In general, AT&T is a competent service provider with the most established brand in the industry, and thus, no manager needs to fear ever getting fired for selecting the company over other competitors. At the same time, no other carrier in the world is close to being as encumbered on such a large scale with so many layers of antiquated technology that it actually cannot even come close to pinpointing the myriad possibilities for a major crash of services with an aggressive “Network on Demand” transition. While AT&T can do workarounds with virtualization to some extent, we doubt that executives at companies like Verizon, CenturyLink, Level 3 Communications, and Zayo Group are losing any sleep over a firm, which has not historically been inclined to be a mover and a shaker.
AT&T certainly has been actively promoting itself as a new company and some people in the press and at consulting firms are placing it at the top of the supposed innovation heap just based on the rhetoric itself (a very common practice over several decades of just taking hyperbole from conglomerates at face value). It is true that some of these individuals are at least indirectly hedging their bets with a discussion of the cultural challenges faced by all incumbent operators. We have no doubt that AT&T would very much like to reduce its operational costs substantially even to the point that we believe that it has been more inclined to deploy less reliable devices in its network, which could obviously result in negative consequences in the future.
Extending on the topic, and putting aside the obvious number of inherent risks associated with getting into a brand new territory like virtualization, AT&T has had its hands full in dealing with its vulnerability on its existing network. Over the last year, there have been over a dozen acts of vandalism involving fiber cuts in northern California and this past August, customers in several states were affected by the severing of a fiber as well. Perhaps AT&T needs to put more emphasis on more practical pursuits, such as protection switching and backup fibers, to ensure no loss of service (which one would think should be a given with any major carrier) before engaging in a big way with its new SDN plans.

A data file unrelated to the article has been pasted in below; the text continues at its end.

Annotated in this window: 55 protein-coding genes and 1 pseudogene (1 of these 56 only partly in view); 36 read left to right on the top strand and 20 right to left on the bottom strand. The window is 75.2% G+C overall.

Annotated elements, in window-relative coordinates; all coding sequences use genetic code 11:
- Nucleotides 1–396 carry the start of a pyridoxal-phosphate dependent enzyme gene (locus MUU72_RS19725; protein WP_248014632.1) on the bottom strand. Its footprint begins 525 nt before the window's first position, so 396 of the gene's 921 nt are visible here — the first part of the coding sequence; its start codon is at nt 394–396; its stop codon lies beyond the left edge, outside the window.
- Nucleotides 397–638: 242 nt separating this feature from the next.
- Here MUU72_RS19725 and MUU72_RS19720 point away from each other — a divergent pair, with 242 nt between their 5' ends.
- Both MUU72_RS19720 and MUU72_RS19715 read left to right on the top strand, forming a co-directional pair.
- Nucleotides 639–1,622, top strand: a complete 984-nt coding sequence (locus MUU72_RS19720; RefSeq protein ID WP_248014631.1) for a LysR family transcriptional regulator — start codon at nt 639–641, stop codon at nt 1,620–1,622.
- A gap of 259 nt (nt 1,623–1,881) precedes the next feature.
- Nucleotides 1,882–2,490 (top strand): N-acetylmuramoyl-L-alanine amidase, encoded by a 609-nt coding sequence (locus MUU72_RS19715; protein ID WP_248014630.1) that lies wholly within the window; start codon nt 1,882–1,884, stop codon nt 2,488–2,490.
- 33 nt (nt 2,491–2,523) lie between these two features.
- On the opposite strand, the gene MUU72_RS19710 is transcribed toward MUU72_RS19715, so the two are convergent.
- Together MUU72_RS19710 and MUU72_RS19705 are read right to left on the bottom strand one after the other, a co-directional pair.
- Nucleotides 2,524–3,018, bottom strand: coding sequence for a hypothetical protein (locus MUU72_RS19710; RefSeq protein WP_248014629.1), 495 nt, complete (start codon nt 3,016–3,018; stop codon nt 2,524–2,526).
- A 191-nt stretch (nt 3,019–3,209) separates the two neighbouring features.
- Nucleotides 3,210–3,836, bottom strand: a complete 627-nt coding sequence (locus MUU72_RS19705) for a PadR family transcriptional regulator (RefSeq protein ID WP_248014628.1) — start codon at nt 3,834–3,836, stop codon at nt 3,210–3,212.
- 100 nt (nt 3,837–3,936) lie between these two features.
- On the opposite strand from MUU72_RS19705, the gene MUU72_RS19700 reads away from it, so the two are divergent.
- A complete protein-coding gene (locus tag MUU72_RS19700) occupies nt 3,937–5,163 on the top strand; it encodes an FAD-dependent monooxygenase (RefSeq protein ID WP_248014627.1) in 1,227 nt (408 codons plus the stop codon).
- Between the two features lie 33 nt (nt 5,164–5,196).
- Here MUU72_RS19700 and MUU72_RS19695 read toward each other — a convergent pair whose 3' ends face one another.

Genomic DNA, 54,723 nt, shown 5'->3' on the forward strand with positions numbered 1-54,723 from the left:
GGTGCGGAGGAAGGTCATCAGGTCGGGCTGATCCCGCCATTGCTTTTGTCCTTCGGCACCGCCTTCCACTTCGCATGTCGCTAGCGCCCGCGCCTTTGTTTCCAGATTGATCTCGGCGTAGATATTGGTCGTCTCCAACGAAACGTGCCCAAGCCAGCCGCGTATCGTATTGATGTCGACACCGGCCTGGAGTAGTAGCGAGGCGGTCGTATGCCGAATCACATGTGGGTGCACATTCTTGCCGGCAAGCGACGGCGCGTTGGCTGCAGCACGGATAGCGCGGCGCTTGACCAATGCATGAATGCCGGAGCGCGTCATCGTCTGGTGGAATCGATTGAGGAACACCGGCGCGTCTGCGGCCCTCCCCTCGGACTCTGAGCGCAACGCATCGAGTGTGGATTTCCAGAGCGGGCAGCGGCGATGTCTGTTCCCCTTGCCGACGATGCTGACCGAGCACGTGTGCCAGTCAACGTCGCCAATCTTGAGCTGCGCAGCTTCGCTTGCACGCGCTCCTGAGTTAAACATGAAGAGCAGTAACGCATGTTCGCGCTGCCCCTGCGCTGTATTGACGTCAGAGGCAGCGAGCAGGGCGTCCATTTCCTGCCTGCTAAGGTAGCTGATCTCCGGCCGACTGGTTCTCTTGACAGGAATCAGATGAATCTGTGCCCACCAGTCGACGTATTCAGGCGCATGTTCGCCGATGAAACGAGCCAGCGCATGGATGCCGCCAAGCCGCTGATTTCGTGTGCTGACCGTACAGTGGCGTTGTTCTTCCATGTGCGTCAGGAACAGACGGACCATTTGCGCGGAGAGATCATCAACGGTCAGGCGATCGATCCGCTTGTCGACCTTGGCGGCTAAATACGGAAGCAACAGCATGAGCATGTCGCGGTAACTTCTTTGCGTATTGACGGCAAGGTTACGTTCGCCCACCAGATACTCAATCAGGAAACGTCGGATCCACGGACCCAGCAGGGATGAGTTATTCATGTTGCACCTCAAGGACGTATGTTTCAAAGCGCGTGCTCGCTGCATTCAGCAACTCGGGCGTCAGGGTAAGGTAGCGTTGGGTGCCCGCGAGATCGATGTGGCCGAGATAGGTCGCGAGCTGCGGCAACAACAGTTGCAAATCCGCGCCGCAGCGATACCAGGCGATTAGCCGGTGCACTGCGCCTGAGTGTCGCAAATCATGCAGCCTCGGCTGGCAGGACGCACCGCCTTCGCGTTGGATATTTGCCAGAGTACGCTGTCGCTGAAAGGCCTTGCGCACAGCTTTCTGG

While nothing is impossible, and as always one may hope for the industry’s sake that AT&T can pull its conversion off more towards software in some meaningful form, there have been many examples of the firm really not excelling from either an engineering or commercial standpoint including the following five items: 1) overwhelmed by the capacity demands when it initially became a supplier of Apple’s iPhone; 2) lack of penetration of its wireless transmission into certain medical facilities resulting in personnel needing to switch to another provider; 3) not even close to Verizon in terms of proactively planning for optical bandwidth growth on its backbone; 4) a reduction in flexibility when it comes to customer support with its Unified Communications Services 5) around the time of the bubble, the appearance of protecting a relatively weak AT&T Network Systems with its “good ole boys” — while pulling back on evaluating Ciena’s gear, which prevented a powerhouse merger with Tellabs (combining the technological prowess of both suppliers with the business acumen of the latter).
[written by Mark Lutkowitz]